Death Tax Amanda Radke

Two sides to the death tax discussion

Are you in favor of axing the death tax, or do you think it impacts so few that it should remain? Voice your opinion on today’s blog.

I’m long been an opponent of the death tax. I believe if a ranching family has worked hard their entire lives to pay off their debts, amass some land and pay taxes on those acres throughout their lives, it’s both an insult and a painful blow to be taxed once again upon the death of the patriarch of the family. He’s paid his dues to Uncle Sam; now let his legacy continue for the next generation.

In recent weeks, I’ve blogged my support of the National Cattlemen’s Beef Association (NCBA) media campaign promoting comprehensive tax reform. With five videos featuring ranchers’ personal testimonies about how the death tax has impact them, it’s a good reminder to me that we must continue the fight to repeal the death tax to protect family ranches and agricultural businesses.

View the NCBA campaign by clicking here.

According to NCBA, new comprehensive tax reform legislation may be introduced in the U.S. House of Representatives next week, which will launch the conversation about repealing the death tax. We know that President Donald Trump is in favor of eradicating this antiquated taxation, so I’m hoping that Congress follows suit.

However, not all BEEF readers may be in agreement with my stance on the issue. I can recognize that there are two sides to this discussion, and many argue that the death tax impacts such a small percentage of ranching families that it is not really a major cause for concern. Instead, if we really want to help those in production agriculture, we should focus on issues like health care, for example.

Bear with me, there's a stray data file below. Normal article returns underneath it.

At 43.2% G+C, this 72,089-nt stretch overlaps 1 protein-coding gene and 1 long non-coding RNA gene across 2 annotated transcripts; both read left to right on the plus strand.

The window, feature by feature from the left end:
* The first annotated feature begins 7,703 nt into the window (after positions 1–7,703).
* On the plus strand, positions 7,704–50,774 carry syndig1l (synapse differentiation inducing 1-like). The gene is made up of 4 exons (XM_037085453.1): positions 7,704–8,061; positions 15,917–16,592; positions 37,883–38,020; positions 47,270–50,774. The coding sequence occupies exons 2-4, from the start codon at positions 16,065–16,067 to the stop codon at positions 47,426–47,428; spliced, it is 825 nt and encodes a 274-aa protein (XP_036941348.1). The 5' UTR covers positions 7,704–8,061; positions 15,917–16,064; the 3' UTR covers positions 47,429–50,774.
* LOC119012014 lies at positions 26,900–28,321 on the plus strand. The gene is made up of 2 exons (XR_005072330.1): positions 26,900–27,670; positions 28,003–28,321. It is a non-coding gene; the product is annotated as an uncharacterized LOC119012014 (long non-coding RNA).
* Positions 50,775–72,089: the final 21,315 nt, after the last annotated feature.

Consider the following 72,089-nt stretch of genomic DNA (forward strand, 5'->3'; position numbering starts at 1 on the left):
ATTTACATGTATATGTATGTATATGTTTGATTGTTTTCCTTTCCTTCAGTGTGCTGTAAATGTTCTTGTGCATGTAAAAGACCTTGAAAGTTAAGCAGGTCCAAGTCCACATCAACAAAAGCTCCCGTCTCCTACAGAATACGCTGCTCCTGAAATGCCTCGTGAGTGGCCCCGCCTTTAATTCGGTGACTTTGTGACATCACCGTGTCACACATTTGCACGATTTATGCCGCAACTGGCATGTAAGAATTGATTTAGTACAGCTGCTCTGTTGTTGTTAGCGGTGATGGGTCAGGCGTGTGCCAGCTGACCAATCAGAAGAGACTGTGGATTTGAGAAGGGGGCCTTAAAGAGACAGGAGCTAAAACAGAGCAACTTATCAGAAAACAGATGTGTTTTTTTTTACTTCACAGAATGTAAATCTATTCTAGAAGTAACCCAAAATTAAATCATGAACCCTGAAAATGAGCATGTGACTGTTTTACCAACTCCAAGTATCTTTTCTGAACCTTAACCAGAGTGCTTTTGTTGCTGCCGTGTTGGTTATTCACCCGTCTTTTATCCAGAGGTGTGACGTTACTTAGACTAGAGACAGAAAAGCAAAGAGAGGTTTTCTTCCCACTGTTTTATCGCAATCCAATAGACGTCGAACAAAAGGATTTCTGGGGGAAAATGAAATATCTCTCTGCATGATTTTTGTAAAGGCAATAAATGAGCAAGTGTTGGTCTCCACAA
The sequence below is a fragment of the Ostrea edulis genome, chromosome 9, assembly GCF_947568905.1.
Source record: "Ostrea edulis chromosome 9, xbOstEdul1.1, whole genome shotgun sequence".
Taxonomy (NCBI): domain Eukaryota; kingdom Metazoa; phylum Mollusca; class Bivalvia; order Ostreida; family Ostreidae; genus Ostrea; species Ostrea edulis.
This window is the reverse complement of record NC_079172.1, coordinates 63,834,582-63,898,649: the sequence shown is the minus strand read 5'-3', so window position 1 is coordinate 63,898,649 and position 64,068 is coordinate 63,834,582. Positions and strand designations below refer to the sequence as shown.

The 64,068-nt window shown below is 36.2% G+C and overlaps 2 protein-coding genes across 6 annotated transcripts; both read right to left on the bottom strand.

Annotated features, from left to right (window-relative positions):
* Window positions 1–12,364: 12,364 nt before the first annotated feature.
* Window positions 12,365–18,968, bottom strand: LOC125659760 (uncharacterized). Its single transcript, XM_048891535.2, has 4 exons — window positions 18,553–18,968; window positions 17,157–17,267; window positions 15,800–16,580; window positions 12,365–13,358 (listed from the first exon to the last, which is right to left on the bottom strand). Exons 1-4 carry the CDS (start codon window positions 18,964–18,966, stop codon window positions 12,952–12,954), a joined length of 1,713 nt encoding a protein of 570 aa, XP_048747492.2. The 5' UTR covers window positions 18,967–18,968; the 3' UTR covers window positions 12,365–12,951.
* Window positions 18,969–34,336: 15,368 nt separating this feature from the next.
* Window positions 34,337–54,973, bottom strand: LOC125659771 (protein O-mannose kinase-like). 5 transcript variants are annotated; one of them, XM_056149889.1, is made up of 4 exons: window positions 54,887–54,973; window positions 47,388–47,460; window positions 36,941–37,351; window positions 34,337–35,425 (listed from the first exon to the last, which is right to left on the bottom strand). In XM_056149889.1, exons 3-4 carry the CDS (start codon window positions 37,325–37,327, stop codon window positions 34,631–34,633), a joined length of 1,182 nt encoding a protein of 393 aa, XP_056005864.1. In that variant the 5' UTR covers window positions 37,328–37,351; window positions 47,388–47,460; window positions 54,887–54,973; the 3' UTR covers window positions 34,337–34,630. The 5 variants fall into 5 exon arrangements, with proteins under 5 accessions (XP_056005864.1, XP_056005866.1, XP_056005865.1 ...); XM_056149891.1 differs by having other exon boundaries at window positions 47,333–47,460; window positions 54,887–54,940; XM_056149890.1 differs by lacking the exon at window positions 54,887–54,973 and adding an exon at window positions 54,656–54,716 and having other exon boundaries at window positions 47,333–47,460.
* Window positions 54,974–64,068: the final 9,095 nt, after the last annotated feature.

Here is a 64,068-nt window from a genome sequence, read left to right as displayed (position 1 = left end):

Recently, I received an email from a reader who offered another take on the discussion of the death tax. The reader said he would much prefer to pay taxes when he is dead rather than when he is alive. He argued that while he supports Trump’s tax overhaul, he says he worries about the increase in deficits and government overspending.

He adds, “Just because Mom and Dad work from sunup to sundown doesn’t mean Junior is entitled to anything, including inheriting the family farm or family business. If it is important to the kids to maintain a family legacy, let them take out a mortgage and scrimp and save just like their parents did. They will still have it much easier than Mom and Dad did with the leg up that is being given. I don’t want a system like Great Britain’s with its ‘landed gentry,’ where my lineage guarantees my lifestyle.

“We are a country of doers. Of workers. Of builders. If the next generation isn’t willing to sacrifice to maintain family assets, maybe they should sell them. We take out student loans to get through college and spend years paying them back so we can reap the benefits of an education, so why not the same with the family business? If it is important enough to them, they will do it through their hard work, not through their entitlement.”

My question of the day is what is your view on the death tax, and why do you feel the way you do? I would love to hear from you. Share your thoughts in the comments section below.

The opinions of Amanda Radke are not necessarily those of beefmagazine.com or Farm Progress.

TAGS: Outlook
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